From a design perspective, my early and original results – made by an algorithm called DCGAN (one of the most basic versions of a GAN network) – looked the best. But at a resolution of under 200x200px, they were also extremely pixeled and low-res. Let’s enhance.

At some point, my hardware doesn’t take it anymore. In my case – where I’m mostly profiting from big companies giving out free compute resources, my limit to generate designs is a image size of around 224x192px – not very big. So how can we leverage other algorithms to help with this?

If you’ve watched any criminal series like CSI in the past decade, you might have heard “Enhance” – and while this has been mostly a thing of imagination a couple years ago, it’s a real possibility nowadays thanks to Neural Networks.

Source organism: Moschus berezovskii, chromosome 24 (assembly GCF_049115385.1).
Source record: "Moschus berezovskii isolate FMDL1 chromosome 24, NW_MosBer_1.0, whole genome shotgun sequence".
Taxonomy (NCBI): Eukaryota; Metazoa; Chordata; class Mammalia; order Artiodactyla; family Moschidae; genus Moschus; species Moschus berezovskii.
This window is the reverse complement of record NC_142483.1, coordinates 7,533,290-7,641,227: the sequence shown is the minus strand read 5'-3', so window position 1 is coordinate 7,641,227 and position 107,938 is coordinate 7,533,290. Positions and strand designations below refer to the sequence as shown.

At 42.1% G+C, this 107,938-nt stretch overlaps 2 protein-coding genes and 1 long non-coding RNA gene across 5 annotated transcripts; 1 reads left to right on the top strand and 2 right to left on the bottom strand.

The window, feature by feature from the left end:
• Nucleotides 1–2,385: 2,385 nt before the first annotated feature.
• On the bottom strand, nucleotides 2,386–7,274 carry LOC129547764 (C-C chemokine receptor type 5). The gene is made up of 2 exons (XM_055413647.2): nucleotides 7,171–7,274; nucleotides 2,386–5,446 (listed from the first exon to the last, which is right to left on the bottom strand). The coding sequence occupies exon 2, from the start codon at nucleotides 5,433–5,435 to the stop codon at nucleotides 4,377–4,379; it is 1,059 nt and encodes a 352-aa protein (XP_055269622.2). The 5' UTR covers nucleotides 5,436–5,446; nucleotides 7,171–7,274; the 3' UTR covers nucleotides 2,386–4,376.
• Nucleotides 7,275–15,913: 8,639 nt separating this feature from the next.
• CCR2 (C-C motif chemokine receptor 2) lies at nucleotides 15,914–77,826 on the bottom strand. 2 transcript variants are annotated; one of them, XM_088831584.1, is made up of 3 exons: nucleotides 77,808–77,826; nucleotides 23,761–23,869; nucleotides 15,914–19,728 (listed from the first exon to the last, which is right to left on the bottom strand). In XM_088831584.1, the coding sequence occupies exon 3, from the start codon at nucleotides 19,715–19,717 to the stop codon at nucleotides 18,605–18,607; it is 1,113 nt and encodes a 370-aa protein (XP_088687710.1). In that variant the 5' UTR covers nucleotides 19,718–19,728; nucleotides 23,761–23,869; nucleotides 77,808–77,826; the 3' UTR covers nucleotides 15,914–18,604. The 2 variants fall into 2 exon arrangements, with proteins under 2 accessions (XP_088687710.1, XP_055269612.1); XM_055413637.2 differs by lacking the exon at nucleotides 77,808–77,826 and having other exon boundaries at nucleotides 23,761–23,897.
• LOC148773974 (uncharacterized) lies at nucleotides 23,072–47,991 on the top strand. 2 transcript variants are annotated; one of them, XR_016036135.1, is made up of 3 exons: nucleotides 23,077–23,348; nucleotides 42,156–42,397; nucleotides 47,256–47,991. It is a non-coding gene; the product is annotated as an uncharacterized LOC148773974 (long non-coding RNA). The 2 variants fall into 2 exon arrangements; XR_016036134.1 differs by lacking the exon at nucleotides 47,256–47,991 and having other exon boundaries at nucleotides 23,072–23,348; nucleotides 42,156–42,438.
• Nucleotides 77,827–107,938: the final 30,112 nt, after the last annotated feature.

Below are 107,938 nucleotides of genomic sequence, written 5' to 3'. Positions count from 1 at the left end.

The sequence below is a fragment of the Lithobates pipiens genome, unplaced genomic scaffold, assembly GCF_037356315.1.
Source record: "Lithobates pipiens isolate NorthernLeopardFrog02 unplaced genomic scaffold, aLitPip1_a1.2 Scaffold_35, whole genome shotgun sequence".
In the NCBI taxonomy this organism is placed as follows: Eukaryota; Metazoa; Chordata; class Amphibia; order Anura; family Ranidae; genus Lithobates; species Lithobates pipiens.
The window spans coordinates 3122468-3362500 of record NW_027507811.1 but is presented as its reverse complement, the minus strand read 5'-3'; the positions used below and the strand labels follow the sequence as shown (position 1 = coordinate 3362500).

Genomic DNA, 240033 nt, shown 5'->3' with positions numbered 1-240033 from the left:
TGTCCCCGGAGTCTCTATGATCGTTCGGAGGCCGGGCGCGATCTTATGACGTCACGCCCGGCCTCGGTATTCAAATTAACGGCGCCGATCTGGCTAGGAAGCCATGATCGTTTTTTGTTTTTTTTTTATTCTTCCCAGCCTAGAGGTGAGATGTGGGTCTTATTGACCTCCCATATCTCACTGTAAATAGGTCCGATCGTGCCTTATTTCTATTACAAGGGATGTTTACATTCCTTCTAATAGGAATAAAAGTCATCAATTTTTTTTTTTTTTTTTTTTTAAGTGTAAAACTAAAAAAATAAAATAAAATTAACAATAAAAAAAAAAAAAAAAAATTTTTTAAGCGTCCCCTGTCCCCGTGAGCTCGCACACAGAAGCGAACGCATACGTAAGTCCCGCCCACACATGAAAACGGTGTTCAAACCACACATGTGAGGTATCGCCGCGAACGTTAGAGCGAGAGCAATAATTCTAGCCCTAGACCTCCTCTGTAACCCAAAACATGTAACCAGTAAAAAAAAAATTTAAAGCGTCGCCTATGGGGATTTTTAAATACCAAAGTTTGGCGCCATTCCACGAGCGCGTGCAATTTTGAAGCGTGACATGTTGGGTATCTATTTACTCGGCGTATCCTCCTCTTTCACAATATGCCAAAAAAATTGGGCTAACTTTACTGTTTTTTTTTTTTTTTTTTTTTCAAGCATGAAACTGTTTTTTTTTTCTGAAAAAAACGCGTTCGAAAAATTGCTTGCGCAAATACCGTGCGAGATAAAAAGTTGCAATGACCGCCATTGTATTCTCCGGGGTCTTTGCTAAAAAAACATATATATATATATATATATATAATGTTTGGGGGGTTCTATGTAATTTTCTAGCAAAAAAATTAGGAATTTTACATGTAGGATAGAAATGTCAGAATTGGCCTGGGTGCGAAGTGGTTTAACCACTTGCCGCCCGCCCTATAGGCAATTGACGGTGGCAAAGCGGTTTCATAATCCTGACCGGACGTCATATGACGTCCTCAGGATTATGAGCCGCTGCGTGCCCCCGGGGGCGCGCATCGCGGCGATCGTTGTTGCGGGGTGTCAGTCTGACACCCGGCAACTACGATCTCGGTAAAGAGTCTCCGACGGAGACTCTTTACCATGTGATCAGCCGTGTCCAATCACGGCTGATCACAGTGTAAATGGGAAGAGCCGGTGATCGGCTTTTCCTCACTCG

We are utilizing a ESRGAN architecture for this (written out it is called ‘Enhanced Super-Resolution Generative Adversarial Network’, phew) and using it for various tests – scaling down the image beforehand, feeding an enlarged image and more.

 

 

Different methods yield different results – but all in all the results look bigger, clearer and better. The method that we built into Primus was the following:

  1. Generate a small 224px image
  2. Rescale it to 150px
  3. Use ESRGAN and enhance it to 600px (4x)

So far, this has yielded the most compelling results.

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